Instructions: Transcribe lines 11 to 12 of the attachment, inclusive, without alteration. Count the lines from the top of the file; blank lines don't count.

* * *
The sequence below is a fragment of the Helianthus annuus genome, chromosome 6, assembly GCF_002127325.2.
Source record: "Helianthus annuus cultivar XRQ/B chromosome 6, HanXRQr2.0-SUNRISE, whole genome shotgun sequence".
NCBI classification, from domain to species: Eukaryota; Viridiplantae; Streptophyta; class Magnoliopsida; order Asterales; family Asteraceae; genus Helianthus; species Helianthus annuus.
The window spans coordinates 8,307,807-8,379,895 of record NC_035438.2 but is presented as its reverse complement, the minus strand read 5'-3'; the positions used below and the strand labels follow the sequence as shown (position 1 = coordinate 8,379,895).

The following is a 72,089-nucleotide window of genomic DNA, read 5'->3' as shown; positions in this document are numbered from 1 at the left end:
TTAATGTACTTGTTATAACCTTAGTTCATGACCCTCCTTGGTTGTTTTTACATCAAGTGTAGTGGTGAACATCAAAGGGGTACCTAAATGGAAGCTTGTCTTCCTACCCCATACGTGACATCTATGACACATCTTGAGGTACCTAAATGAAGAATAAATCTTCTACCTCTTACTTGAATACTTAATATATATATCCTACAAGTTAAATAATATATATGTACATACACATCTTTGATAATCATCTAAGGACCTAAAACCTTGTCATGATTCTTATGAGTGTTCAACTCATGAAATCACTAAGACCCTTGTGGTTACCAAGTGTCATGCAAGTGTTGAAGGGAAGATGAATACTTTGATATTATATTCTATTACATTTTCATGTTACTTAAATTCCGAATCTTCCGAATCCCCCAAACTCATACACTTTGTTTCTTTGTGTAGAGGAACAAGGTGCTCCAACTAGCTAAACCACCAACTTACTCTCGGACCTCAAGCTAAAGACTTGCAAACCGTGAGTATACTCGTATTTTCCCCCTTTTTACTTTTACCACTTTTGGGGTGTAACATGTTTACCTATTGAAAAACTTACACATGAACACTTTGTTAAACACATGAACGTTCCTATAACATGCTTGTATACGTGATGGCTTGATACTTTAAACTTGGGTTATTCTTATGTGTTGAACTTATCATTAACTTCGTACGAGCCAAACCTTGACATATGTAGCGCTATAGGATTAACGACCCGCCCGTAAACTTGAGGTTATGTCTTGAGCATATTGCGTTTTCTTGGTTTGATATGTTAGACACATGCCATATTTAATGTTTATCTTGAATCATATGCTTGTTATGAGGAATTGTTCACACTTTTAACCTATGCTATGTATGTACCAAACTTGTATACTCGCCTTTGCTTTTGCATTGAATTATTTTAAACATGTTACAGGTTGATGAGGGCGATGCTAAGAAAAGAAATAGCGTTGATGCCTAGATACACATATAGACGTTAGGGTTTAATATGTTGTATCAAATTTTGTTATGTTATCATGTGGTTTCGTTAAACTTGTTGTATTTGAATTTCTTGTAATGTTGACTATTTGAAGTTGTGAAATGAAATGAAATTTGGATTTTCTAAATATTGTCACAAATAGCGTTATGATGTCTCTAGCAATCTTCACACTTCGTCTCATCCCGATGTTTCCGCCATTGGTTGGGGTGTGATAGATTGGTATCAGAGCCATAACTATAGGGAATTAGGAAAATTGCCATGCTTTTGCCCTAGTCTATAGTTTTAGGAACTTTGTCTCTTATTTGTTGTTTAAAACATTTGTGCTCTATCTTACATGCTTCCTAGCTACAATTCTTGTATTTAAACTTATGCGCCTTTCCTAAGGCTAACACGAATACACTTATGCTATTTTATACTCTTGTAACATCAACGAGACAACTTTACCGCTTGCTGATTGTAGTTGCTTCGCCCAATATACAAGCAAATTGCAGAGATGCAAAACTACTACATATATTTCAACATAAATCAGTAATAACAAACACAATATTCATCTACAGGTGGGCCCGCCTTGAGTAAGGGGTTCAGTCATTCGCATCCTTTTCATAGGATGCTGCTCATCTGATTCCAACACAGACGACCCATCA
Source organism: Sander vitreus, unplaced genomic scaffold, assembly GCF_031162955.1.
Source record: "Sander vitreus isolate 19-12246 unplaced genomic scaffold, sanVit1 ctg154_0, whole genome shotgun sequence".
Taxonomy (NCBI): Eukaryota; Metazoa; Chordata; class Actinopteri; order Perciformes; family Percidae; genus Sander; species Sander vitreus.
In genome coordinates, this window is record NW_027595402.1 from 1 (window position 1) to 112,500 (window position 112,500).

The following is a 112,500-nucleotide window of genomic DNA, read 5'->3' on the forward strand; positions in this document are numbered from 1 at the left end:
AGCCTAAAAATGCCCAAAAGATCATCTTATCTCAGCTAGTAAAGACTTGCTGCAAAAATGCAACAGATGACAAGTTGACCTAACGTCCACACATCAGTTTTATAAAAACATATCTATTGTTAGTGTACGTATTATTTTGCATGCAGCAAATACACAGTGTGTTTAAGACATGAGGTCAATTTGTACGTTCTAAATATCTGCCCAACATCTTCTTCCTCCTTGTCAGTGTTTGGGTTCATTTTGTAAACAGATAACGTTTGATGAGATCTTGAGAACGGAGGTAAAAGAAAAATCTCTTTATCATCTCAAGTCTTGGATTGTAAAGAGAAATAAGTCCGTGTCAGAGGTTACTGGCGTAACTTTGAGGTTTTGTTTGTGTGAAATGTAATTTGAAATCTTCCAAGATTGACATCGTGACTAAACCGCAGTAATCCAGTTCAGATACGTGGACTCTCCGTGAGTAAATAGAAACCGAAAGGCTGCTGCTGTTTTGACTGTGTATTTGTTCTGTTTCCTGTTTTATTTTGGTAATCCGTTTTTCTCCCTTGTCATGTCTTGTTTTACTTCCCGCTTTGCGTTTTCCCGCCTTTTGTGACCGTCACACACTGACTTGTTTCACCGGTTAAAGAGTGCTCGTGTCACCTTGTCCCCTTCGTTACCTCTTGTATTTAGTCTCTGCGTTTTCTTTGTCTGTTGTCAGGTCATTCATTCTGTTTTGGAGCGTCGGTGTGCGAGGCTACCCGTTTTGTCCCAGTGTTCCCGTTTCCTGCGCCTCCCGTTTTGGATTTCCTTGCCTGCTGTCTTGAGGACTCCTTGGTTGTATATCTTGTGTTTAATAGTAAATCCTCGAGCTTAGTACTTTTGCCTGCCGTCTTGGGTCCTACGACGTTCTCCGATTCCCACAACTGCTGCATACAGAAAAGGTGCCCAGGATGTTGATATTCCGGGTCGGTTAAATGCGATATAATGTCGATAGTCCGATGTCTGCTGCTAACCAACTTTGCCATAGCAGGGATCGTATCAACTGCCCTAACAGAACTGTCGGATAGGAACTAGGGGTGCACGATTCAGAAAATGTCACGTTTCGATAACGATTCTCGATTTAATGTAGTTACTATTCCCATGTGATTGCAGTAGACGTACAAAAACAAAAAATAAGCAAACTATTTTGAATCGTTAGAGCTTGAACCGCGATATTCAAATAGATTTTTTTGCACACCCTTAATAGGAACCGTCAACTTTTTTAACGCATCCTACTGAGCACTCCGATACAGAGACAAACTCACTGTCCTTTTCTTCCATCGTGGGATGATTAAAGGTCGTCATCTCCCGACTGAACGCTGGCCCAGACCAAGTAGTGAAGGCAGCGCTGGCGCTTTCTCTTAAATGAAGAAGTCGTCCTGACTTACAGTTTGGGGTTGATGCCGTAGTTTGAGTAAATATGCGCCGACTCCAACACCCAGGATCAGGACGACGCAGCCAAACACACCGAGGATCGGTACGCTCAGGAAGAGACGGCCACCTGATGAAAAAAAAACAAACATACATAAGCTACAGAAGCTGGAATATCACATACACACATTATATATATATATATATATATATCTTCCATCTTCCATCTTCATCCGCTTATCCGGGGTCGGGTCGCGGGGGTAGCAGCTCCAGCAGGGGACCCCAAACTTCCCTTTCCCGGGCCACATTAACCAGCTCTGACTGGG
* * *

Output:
The following is a 112,500-nucleotide window of genomic DNA, read 5'->3' on the forward strand; positions in this document are numbered from 1 at the left end:
AGCCTAAAAATGCCCAAAAGATCATCTTATCTCAGCTAGTAAAGACTTGCTGCAAAAATGCAACAGATGACAAGTTGACCTAACGTCCACACATCAGTTTTATAAAAACATATCTATTGTTAGTGTACGTATTATTTTGCATGCAGCAAATACACAGTGTGTTTAAGACATGAGGTCAATTTGTACGTTCTAAATATCTGCCCAACATCTTCTTCCTCCTTGTCAGTGTTTGGGTTCATTTTGTAAACAGATAACGTTTGATGAGATCTTGAGAACGGAGGTAAAAGAAAAATCTCTTTATCATCTCAAGTCTTGGATTGTAAAGAGAAATAAGTCCGTGTCAGAGGTTACTGGCGTAACTTTGAGGTTTTGTTTGTGTGAAATGTAATTTGAAATCTTCCAAGATTGACATCGTGACTAAACCGCAGTAATCCAGTTCAGATACGTGGACTCTCCGTGAGTAAATAGAAACCGAAAGGCTGCTGCTGTTTTGACTGTGTATTTGTTCTGTTTCCTGTTTTATTTTGGTAATCCGTTTTTCTCCCTTGTCATGTCTTGTTTTACTTCCCGCTTTGCGTTTTCCCGCCTTTTGTGACCGTCACACACTGACTTGTTTCACCGGTTAAAGAGTGCTCGTGTCACCTTGTCCCCTTCGTTACCTCTTGTATTTAGTCTCTGCGTTTTCTTTGTCTGTTGTCAGGTCATTCATTCTGTTTTGGAGCGTCGGTGTGCGAGGCTACCCGTTTTGTCCCAGTGTTCCCGTTTCCTGCGCCTCCCGTTTTGGATTTCCTTGCCTGCTGTCTTGAGGACTCCTTGGTTGTATATCTTGTGTTTAATAGTAAATCCTCGAGCTTAGTACTTTTGCCTGCCGTCTTGGGTCCTACGACGTTCTCCGATTCCCACAACTGCTGCATACAGAAAAGGTGCCCAGGATGTTGATATTCCGGGTCGGTTAAATGCGATATAATGTCGATAGTCCGATGTCTGCTGCTAACCAACTTTGCCATAGCAGGGATCGTATCAACTGCCCTAACAGAACTGTCGGATAGGAACTAGGGGTGCACGATTCAGAAAATGTCACGTTTCGATAACGATTCTCGATTTAATGTAGTTACTATTCCCATGTGATTGCAGTAGACGTACAAAAACAAAAAATAAGCAAACTATTTTGAATCGTTAGAGCTTGAACCGCGATATTCAAATAGATTTTTTTGCACACCCTTAATAGGAACCGTCAACTTTTTTAACGCATCCTACTGAGCACTCCGATACAGAGACAAACTCACTGTCCTTTTCTTCCATCGTGGGATGATTAAAGGTCGTCATCTCCCGACTGAACGCTGGCCCAGACCAAGTAGTGAAGGCAGCGCTGGCGCTTTCTCTTAAATGAAGAAGTCGTCCTGACTTACAGTTTGGGGTTGATGCCGTAGTTTGAGTAAATATGCGCCGACTCCAACACCCAGGATCAGGACGACGCAGCCAAACACACCGAGGATCGGTACGCTCAGGAAGAGACGGCCACCTGATGAAAAAAAAACAAACATACATAAGCTACAGAAGCTGGAATATCACATACACACATTATATATATATATATATATATATCTTCCATCTTCCATCTTCATCCGCTTATCCGGGGTCGGGTCGCGGGGGTAGCAGCTCCAGCAGGGGACCCCAAACTTCCCTTTCCCGGGCCACATTAACCAGCTCTGACTGGG